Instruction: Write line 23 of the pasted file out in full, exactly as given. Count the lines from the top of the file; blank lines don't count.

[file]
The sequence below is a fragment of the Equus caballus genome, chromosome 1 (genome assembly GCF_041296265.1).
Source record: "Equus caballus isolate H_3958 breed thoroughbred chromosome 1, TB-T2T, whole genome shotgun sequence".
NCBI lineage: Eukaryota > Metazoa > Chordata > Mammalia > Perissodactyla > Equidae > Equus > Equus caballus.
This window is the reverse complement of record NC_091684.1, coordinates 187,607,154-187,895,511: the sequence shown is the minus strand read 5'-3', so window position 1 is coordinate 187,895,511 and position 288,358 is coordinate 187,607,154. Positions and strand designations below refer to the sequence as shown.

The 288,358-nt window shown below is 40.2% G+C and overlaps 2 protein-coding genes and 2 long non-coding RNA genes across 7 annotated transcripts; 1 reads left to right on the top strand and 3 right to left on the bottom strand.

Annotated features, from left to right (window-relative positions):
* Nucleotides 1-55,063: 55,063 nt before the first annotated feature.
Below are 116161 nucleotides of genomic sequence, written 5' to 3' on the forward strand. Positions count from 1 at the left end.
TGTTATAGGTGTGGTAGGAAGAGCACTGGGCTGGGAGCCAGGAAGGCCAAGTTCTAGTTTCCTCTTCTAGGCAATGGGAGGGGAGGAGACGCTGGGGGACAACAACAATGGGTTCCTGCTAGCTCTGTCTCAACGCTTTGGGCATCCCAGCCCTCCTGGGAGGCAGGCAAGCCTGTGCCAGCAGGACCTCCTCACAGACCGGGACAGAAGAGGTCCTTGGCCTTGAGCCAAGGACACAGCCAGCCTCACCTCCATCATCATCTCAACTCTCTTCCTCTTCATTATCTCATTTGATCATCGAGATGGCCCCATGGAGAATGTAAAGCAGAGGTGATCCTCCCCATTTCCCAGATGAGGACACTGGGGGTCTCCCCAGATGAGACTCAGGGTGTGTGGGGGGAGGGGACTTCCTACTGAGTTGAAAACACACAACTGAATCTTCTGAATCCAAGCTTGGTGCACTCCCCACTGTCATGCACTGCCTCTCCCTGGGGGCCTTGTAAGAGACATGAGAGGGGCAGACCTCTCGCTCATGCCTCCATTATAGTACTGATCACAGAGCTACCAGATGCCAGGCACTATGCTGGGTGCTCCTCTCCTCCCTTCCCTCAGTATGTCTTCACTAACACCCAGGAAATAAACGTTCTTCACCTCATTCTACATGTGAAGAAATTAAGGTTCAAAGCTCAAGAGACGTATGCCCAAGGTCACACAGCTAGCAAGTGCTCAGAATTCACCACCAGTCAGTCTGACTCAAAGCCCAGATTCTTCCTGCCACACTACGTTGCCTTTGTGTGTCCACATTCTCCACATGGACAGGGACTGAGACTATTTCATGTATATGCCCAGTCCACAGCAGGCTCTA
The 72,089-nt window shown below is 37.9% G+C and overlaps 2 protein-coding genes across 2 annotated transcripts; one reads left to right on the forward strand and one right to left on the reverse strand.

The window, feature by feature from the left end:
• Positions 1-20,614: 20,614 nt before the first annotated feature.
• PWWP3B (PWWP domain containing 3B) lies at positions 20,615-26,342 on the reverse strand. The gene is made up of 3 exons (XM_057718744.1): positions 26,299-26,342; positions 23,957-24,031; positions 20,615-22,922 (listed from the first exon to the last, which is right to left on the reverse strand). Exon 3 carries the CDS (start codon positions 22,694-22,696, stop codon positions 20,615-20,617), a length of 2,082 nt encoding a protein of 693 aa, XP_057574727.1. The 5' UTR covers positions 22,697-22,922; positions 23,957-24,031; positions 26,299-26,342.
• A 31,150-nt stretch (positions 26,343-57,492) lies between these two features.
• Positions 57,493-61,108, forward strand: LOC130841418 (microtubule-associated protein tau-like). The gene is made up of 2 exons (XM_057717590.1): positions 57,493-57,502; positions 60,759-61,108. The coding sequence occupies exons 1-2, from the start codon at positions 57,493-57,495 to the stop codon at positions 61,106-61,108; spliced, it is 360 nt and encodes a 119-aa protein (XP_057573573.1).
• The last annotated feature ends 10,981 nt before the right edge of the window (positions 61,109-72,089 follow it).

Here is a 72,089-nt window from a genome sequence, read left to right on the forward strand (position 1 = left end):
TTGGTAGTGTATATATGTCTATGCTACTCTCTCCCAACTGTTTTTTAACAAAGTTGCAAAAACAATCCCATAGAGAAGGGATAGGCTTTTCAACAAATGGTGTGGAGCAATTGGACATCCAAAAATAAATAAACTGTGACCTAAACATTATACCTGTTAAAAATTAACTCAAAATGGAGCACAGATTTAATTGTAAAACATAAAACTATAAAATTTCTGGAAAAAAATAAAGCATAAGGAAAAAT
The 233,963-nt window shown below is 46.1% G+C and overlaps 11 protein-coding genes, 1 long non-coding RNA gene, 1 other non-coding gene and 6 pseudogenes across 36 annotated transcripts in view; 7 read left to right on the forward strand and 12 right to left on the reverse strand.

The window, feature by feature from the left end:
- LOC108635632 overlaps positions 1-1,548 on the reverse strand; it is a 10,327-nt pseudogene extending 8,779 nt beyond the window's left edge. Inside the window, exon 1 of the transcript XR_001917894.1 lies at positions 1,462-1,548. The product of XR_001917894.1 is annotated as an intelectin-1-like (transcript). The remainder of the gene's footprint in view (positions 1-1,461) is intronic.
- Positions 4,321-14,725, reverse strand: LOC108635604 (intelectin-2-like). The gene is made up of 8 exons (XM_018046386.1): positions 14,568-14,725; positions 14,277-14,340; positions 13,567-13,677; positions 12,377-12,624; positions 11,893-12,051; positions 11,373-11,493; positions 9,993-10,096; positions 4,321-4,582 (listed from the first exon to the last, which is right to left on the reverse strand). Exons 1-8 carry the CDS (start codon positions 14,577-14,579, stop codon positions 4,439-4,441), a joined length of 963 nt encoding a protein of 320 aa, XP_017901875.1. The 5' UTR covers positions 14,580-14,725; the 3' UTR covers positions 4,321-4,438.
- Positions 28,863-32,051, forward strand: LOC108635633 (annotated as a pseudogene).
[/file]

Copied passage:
- Positions 28,863-32,051, forward strand: LOC108635633 (annotated as a pseudogene).